If your pain isn’t coming from an obvious source—a sore neck from a car accident, say, or broken leg from a skiing snafu—try pinpoint the trouble by keeping a pain journal, recommends Jeremy Allen, MD, medical director for American Family Care, Birmingham, Alabama, region. Record what you were doing and what was happening around the onset of pain. “Even things as simple as a shift in your diet, a reduction in the amount or quality of sleep you get, or amount of stress you’re under can impact your level of pain,” says Dr. Allen. Don’t wait to call a doc if you experience these pain symptoms.
All you know is that you’re in pain and want relief. Gus Crothers, MD, medical director of clinical personnel for Grand Rounds, says hang on: Pain is a symptom, not a diagnosis. “It is important to know that your doctor has a good understanding of the underlying cause of your pain,” says Dr. Crothers. “Without a correct diagnosis, it is difficult to prescribe the best treatment.” (It’s a slippery slope when you try to diagnose yourself.) If you don’t have a clear diagnosis, you may want to get a second opinion before starting any pain meds.
Acute pain came on suddenly and hopefully will begin easing once you start the healing process. (Don’t miss the 24 secrets pain doctors won’t tell you.) Chronic pain means you’ve been living with it for awhile. It’s critical to understand the expected time frame of the pain and treatment. “Acute pain and chronic pain are managed very differently and there are certain strategies that might work for one but won’t work for the other,” says Dr. Crothers.
Some medicine combos just don’t play nice in the body and can create more trouble. A bad cocktail of medication can damage your kidney or liver. Some drugs will be stronger or weaker in the presence of other pharmaceuticals, causing the prescribed doses to be too high or too low. “Opioid pain medications in particular can cause trouble if they are mixed with another medication that is processed by the same part of the liver,” warns Dr. Allen. “The two substances will end up receiving uneven amounts of critical enzymes that the body uses to process them, which could lead to inconsistent performance of both drugs, or a buildup of those substances in the body.”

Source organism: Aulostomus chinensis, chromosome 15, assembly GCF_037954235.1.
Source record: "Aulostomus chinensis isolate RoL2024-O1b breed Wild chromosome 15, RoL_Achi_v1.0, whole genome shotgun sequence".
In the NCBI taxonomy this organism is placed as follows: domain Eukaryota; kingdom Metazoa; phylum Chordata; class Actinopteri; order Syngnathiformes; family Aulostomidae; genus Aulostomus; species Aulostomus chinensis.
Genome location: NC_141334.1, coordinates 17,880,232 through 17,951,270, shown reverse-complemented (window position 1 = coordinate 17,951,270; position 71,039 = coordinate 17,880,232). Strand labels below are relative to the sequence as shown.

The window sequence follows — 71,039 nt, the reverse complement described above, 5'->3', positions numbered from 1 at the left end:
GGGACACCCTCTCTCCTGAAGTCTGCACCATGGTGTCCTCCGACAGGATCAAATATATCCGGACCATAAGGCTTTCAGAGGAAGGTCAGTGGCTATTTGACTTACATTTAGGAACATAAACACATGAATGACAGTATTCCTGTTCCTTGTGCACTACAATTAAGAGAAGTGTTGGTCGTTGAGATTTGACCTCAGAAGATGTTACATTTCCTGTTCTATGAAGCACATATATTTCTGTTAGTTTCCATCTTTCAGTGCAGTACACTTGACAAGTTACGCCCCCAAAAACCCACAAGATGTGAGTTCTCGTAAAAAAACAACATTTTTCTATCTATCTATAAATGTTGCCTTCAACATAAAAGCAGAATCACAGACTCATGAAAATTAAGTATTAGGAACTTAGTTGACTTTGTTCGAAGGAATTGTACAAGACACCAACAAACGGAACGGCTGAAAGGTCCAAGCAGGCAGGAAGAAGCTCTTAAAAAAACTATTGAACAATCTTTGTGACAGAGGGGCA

Back pain from a sprain or strain is a very common complaint, according to Quan Nguyen, MD, a Kaiser Permanente pain specialist in California, but pain stemming from the back or any other part of the body doesn’t necessarily need an opioid prescription. Acute and chronic pain can resolve with conservative efforts such as physical therapy, analgesic balms and over the counter anti-inflammatories. “Other options include anti-inflammatories that are prescription strength or oral steroids such as prednisone if severe and without contraindications,” says Dr. Nguyen. Try these home remedies for an achy back.
Serious pharmaceuticals shouldn’t always be the first course of action taken to manage pain. “What many people don’t realize is that often, pain can be very poorly treated with prescription medications, but responds well to over-the-counter medications,” says Dr. Allen. Before taking the prescription opioid route, there may be lifestyle changes you can try to reduce your pain, such as yoga, meditation, lose weight, exercise more, massage therapy, physical therapy and acupuncture.